"resulted in tremendous financial burden" on the
family. Id. at ¶ 78. Mr. R.C., too, "has
experienced significant anxiety and guilt over not having
been able to protect J.C." Id. at ¶ 89.
Lastly, these incidents have had a negative impact on the
parents' marriage, and the family "will require
ongoing therapeutic supports to address the traumas they have
individually and collectively experienced." Id.
at ¶¶ 87, 92.
result of the foregoing, the parents filed an administrative
due process complaint with the Office for Dispute Resolution
on May 17, 2017. Id. at ¶ 16. They alleged that
the Defendant District violated the Individuals with
Disabilities Education Act (IDEA), § 504 of the
Rehabilitation Act, and the Americans with Disabilities Act
(ADA) "by failing to provide J.C. a free, appropriate
public education" and by "discriminat[ing] against
J.C. on the basis of his disability." (ECF No. 16, at 2;
ECF No. 1, at ¶ 16). Related to the due process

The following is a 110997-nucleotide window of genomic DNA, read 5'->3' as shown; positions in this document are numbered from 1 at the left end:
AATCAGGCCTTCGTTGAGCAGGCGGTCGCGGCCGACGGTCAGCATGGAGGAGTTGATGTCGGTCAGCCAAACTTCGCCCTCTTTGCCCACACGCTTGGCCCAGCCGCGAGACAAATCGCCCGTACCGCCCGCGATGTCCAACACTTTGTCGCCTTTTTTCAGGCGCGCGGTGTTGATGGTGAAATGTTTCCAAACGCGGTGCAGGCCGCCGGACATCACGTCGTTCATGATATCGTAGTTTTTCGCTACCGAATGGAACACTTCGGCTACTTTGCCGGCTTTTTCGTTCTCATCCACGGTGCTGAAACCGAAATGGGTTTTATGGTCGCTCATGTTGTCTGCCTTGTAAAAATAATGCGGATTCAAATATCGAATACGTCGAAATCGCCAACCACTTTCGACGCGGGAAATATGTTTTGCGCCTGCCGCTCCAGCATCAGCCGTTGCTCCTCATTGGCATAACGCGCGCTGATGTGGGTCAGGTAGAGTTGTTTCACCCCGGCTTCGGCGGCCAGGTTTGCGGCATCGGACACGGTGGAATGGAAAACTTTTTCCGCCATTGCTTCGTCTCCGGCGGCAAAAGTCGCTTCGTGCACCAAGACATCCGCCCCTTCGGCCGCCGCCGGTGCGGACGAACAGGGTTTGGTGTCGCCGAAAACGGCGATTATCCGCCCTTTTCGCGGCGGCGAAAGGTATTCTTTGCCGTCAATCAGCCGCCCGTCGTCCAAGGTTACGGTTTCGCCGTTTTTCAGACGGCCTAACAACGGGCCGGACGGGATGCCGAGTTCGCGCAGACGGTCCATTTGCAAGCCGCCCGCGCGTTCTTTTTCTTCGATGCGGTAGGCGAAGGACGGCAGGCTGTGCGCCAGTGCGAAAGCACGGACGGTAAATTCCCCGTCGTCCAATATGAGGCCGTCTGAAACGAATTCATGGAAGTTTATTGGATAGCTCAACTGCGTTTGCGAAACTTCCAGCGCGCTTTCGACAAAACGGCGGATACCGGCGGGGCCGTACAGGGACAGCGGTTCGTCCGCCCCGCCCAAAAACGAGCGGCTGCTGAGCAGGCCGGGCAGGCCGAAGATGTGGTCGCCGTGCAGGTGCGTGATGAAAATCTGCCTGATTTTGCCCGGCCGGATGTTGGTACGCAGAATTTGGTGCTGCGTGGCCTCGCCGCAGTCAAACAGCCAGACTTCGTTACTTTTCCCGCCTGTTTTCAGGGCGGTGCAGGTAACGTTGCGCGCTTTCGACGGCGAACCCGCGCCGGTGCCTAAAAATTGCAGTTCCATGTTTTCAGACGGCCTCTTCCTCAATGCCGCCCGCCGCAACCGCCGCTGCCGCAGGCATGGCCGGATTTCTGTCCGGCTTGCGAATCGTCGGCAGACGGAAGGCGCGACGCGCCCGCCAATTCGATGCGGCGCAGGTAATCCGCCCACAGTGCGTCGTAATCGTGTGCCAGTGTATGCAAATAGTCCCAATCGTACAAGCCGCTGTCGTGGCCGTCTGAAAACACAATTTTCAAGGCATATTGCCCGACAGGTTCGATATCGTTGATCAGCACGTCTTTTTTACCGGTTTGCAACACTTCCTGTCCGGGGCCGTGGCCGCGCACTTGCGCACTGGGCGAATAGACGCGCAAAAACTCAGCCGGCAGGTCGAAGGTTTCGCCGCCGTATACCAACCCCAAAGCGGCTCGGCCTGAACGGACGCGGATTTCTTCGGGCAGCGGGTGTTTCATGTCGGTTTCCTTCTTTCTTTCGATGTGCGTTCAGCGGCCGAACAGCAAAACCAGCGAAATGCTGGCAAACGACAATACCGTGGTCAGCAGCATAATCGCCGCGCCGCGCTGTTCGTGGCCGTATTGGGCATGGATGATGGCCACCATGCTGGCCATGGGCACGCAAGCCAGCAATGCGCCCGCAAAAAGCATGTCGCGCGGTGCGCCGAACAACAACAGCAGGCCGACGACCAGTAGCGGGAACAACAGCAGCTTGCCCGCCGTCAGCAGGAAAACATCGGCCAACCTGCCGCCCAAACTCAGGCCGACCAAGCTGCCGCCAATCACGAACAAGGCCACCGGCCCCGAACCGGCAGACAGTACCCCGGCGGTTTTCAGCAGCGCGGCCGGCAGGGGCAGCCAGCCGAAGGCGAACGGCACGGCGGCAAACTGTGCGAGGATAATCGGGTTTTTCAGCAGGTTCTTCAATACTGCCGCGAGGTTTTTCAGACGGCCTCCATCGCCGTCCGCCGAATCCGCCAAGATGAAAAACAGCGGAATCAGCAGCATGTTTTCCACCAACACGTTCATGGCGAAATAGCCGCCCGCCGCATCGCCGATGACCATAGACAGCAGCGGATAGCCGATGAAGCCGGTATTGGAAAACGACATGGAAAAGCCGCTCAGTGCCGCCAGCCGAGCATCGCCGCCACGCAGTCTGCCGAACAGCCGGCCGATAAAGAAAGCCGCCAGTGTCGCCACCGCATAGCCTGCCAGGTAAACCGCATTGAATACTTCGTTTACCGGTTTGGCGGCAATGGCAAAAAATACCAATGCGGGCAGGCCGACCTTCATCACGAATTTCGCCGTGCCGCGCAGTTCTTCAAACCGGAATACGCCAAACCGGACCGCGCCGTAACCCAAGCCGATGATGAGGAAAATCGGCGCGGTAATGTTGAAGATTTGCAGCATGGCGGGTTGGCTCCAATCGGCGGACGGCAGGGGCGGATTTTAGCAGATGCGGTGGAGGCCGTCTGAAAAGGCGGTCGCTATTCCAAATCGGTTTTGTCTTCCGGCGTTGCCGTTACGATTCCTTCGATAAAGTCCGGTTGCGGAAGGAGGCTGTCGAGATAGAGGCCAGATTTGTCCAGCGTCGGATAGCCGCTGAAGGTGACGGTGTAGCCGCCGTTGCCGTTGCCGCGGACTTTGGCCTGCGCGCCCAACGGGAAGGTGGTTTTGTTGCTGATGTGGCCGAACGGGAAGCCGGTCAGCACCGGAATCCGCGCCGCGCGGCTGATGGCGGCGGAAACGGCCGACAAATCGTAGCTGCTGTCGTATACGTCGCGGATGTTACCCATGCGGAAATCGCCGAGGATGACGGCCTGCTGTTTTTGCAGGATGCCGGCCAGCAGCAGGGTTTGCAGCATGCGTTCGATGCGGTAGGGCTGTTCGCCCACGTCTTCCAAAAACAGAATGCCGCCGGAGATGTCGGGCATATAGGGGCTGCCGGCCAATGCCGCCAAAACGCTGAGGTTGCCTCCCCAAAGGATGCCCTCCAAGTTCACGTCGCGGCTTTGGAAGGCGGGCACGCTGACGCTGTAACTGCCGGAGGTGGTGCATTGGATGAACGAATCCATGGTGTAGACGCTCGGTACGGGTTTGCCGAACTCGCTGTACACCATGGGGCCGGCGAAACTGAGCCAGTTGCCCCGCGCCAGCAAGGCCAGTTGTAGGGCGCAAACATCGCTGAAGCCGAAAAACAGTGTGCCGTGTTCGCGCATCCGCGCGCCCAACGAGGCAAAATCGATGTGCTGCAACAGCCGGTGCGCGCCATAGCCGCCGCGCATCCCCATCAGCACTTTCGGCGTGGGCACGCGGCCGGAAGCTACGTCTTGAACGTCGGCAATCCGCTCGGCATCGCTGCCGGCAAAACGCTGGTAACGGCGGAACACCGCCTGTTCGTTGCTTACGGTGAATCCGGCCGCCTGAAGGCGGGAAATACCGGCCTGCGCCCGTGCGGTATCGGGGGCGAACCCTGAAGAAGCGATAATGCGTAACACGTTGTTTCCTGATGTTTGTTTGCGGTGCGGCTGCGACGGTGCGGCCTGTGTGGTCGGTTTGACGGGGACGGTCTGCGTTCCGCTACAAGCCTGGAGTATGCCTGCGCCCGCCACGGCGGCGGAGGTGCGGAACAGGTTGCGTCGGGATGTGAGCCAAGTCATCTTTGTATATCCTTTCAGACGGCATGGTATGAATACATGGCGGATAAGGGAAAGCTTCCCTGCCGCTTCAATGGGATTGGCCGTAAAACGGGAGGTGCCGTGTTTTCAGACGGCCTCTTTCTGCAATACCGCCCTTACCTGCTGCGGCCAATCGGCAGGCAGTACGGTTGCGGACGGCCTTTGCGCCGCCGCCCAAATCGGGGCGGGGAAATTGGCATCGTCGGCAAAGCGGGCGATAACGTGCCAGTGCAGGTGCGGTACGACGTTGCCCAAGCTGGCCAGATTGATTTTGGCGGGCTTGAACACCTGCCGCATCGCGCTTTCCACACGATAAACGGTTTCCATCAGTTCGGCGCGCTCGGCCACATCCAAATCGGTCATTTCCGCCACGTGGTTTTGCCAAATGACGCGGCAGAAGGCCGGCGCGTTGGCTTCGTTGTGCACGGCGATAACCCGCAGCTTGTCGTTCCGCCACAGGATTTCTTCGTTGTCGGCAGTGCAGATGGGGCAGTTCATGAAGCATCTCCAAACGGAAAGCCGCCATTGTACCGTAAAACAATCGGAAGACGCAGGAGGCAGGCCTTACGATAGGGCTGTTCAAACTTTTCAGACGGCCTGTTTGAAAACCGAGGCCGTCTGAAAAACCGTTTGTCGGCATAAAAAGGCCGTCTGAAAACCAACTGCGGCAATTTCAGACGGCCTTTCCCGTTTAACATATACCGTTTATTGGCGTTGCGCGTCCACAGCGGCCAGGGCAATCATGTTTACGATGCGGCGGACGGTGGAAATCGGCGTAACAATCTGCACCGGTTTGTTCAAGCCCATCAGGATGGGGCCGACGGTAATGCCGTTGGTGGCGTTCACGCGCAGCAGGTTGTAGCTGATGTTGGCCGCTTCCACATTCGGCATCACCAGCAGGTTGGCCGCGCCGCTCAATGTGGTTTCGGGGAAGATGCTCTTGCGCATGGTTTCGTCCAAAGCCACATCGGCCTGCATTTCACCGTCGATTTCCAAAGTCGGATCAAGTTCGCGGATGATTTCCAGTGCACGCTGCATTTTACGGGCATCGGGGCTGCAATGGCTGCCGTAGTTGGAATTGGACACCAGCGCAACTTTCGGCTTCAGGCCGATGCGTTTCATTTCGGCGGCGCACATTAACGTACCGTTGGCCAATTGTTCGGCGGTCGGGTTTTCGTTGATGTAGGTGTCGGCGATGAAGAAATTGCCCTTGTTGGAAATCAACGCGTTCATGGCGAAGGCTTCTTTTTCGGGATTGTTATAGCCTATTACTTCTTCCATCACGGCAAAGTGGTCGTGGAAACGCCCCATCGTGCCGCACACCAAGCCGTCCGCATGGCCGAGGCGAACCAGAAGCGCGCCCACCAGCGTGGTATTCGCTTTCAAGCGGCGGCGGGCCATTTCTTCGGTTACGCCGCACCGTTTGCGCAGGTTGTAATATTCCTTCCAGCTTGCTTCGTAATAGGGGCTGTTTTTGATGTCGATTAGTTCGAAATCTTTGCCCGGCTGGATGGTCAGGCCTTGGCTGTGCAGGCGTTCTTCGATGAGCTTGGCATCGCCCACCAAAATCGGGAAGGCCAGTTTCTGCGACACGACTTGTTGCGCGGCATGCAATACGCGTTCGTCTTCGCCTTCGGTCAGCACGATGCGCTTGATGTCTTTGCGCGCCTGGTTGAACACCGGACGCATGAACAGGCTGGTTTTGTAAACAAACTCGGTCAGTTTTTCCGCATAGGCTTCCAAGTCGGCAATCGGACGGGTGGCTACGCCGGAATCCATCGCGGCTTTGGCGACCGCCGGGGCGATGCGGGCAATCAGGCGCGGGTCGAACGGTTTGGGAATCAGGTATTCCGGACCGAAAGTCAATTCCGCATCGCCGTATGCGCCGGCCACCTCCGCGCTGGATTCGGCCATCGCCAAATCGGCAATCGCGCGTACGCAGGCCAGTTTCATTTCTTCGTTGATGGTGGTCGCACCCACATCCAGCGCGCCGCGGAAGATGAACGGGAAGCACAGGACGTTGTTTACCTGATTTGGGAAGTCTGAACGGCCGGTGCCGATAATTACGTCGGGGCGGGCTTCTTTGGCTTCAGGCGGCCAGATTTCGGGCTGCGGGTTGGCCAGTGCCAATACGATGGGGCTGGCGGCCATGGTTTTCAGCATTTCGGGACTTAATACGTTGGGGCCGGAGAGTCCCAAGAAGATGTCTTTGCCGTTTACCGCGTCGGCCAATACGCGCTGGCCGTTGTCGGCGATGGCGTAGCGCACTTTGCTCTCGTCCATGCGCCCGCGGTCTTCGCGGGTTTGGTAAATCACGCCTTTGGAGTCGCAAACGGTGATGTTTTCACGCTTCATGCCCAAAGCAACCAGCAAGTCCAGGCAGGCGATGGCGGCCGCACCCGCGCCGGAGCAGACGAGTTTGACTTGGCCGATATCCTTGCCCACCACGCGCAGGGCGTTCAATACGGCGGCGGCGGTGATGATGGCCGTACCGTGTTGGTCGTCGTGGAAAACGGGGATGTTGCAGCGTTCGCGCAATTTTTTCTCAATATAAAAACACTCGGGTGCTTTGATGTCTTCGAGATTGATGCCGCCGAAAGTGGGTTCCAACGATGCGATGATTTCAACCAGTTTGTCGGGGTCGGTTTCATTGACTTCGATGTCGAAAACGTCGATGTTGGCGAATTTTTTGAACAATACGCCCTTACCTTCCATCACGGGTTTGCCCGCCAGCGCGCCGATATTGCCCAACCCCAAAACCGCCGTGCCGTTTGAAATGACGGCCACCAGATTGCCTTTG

complaint, the parties "entered into a Tolling
Agreement, establishing the filing date for purposes of the
timely filing determination as February 17, 2017." (ECF
No. 1, at ¶ 17). Following several hearings, the Hearing
Officer issued a decision on February 15, 2018, finding that
the Defendant District failed in its "free, appropriate
public education" (FAPE) obligations to J.C. under the
IDEA, from February 17, 2015 through the end of the 2014-15
school year. Id. at ¶ 20. The Hearing Officer
also found that the Defendant District had acted with
deliberate indifference toward J.C. and thus had
discriminated against J.C. in violation of § 504.
Id. at ¶ 21. The Hearing Officer ordered the
Defendant District to provide six hours of compensatory
education per day for each day that the Defendant District
was in session from February 17, 2015 through the end of the
2014-15 school year, Id. at ¶ 20. Lastly, the
Hearing Officer denied the parents' claim for